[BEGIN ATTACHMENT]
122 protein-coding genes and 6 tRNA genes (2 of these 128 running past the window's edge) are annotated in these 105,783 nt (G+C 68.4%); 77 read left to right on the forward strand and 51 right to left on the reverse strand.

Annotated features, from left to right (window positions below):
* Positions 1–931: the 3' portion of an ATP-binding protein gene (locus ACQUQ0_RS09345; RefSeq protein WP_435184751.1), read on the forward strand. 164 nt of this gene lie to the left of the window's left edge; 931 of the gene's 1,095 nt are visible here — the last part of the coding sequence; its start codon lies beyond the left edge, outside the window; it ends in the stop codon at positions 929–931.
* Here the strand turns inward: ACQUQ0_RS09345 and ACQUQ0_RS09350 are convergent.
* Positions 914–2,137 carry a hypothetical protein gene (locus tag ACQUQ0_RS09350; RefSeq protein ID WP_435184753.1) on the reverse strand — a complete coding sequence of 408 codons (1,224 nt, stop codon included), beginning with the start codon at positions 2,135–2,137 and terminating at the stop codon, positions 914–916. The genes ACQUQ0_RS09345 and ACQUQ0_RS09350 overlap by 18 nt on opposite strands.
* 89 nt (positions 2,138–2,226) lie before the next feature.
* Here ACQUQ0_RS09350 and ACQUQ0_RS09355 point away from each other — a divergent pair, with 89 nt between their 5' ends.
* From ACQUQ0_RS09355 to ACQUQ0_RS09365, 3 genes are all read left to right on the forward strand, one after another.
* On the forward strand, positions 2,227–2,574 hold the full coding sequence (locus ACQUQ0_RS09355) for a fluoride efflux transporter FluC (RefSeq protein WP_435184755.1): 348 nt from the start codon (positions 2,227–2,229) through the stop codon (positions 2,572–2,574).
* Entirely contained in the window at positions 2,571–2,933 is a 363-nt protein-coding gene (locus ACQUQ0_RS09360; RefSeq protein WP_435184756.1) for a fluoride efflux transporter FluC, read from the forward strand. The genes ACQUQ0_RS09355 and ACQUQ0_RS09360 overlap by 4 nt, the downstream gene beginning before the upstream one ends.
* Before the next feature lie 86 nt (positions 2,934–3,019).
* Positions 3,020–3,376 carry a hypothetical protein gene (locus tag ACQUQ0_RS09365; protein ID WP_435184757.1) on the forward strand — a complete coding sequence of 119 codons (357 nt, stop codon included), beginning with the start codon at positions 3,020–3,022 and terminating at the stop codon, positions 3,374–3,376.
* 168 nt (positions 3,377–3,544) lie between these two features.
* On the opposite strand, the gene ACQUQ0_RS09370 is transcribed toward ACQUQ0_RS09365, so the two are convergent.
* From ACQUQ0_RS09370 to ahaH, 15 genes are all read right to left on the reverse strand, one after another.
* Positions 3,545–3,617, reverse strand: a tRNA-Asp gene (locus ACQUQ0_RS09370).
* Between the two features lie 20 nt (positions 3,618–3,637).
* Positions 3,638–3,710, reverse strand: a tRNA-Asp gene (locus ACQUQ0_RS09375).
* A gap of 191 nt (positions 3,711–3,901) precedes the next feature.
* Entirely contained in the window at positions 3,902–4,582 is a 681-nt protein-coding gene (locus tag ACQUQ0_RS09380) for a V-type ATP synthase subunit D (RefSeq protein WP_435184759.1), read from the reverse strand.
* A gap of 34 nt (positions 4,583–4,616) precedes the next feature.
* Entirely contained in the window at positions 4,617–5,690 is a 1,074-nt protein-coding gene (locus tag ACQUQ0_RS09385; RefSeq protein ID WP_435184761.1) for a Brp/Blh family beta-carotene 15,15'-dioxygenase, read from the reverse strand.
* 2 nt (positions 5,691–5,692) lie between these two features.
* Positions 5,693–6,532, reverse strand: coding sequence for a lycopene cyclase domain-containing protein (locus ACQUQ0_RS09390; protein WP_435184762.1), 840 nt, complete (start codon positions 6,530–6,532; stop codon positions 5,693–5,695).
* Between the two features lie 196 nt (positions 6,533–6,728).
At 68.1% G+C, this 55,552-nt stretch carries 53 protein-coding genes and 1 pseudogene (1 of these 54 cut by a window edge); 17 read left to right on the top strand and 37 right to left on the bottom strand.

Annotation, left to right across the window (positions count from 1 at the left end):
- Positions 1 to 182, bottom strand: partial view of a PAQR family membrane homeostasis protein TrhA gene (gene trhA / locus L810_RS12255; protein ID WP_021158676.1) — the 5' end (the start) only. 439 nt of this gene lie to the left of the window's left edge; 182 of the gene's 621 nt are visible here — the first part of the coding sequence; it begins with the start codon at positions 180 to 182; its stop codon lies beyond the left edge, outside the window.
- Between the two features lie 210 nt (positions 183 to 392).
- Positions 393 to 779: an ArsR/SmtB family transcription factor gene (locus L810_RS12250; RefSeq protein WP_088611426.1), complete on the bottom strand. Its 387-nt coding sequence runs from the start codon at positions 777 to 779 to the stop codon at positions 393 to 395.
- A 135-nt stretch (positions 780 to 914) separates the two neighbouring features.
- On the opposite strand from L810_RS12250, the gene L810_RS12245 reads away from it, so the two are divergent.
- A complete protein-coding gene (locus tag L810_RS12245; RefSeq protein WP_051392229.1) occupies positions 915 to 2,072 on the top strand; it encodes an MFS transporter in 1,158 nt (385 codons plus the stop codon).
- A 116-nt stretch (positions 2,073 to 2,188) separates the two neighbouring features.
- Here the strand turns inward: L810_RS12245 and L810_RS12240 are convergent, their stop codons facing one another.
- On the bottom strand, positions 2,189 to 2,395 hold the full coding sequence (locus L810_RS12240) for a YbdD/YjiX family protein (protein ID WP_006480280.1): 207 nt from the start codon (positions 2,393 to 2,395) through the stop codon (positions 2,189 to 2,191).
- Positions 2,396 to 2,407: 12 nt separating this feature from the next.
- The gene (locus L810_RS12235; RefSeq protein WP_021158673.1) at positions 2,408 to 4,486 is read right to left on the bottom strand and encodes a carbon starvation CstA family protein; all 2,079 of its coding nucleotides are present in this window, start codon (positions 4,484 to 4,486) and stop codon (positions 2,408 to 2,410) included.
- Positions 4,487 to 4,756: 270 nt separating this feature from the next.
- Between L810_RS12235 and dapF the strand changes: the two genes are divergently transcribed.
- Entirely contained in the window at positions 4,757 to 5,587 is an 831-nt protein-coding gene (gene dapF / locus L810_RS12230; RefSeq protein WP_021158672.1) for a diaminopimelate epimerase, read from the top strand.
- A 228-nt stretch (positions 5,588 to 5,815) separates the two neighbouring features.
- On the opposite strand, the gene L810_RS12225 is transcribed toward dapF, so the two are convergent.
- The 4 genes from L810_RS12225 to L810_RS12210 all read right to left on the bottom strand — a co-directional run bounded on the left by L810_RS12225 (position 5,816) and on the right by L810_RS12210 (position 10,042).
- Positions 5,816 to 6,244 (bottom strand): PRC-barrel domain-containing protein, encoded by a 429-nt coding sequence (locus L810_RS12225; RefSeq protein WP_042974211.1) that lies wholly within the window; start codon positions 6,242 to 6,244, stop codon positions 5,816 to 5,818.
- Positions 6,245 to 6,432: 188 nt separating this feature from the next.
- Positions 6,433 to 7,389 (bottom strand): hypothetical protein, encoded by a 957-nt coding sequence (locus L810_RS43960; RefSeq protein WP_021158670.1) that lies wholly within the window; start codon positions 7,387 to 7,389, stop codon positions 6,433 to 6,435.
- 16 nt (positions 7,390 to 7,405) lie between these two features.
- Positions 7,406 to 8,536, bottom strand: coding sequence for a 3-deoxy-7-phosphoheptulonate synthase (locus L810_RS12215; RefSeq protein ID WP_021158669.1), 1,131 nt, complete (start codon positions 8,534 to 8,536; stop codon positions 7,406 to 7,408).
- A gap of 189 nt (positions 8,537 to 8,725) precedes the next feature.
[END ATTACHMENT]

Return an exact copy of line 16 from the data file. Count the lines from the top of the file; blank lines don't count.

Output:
* Positions 3,545–3,617, reverse strand: a tRNA-Asp gene (locus ACQUQ0_RS09370).